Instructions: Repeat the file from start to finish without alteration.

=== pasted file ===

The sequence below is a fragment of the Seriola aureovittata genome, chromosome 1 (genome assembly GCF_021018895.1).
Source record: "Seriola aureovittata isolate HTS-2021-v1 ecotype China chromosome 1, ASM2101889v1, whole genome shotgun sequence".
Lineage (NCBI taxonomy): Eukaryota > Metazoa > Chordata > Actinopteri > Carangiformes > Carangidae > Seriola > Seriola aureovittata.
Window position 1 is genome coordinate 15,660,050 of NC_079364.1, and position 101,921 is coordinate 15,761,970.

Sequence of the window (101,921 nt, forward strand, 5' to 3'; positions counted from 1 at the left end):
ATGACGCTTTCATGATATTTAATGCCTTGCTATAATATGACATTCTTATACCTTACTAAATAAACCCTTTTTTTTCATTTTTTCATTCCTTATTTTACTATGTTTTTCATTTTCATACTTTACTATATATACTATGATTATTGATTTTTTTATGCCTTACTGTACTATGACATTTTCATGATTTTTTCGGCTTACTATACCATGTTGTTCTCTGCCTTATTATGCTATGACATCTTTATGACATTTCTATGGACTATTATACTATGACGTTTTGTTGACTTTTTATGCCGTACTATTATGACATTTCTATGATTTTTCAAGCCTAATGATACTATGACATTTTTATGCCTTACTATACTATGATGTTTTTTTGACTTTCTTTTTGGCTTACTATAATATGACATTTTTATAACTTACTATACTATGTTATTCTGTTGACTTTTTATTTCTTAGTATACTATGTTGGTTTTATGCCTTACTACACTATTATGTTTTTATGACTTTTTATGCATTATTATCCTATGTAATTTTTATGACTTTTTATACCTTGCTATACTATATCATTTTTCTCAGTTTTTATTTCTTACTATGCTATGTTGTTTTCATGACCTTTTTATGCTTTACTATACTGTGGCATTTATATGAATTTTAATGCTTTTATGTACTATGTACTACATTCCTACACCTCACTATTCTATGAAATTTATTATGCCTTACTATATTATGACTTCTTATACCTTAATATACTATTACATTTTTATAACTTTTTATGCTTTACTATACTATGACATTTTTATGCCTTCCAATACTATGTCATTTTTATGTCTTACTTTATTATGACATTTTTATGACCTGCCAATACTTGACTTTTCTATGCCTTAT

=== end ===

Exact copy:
The sequence below is a fragment of the Seriola aureovittata genome, chromosome 1 (genome assembly GCF_021018895.1).
Source record: "Seriola aureovittata isolate HTS-2021-v1 ecotype China chromosome 1, ASM2101889v1, whole genome shotgun sequence".
Lineage (NCBI taxonomy): Eukaryota > Metazoa > Chordata > Actinopteri > Carangiformes > Carangidae > Seriola > Seriola aureovittata.
Window position 1 is genome coordinate 15,660,050 of NC_079364.1, and position 101,921 is coordinate 15,761,970.

Sequence of the window (101,921 nt, forward strand, 5' to 3'; positions counted from 1 at the left end):
ATGACGCTTTCATGATATTTAATGCCTTGCTATAATATGACATTCTTATACCTTACTAAATAAACCCTTTTTTTTCATTTTTTCATTCCTTATTTTACTATGTTTTTCATTTTCATACTTTACTATATATACTATGATTATTGATTTTTTTATGCCTTACTGTACTATGACATTTTCATGATTTTTTCGGCTTACTATACCATGTTGTTCTCTGCCTTATTATGCTATGACATCTTTATGACATTTCTATGGACTATTATACTATGACGTTTTGTTGACTTTTTATGCCGTACTATTATGACATTTCTATGATTTTTCAAGCCTAATGATACTATGACATTTTTATGCCTTACTATACTATGATGTTTTTTTGACTTTCTTTTTGGCTTACTATAATATGACATTTTTATAACTTACTATACTATGTTATTCTGTTGACTTTTTATTTCTTAGTATACTATGTTGGTTTTATGCCTTACTACACTATTATGTTTTTATGACTTTTTATGCATTATTATCCTATGTAATTTTTATGACTTTTTATACCTTGCTATACTATATCATTTTTCTCAGTTTTTATTTCTTACTATGCTATGTTGTTTTCATGACCTTTTTATGCTTTACTATACTGTGGCATTTATATGAATTTTAATGCTTTTATGTACTATGTACTACATTCCTACACCTCACTATTCTATGAAATTTATTATGCCTTACTATATTATGACTTCTTATACCTTAATATACTATTACATTTTTATAACTTTTTATGCTTTACTATACTATGACATTTTTATGCCTTCCAATACTATGTCATTTTTATGTCTTACTTTATTATGACATTTTTATGACCTGCCAATACTTGACTTTTCTATGCCTTAT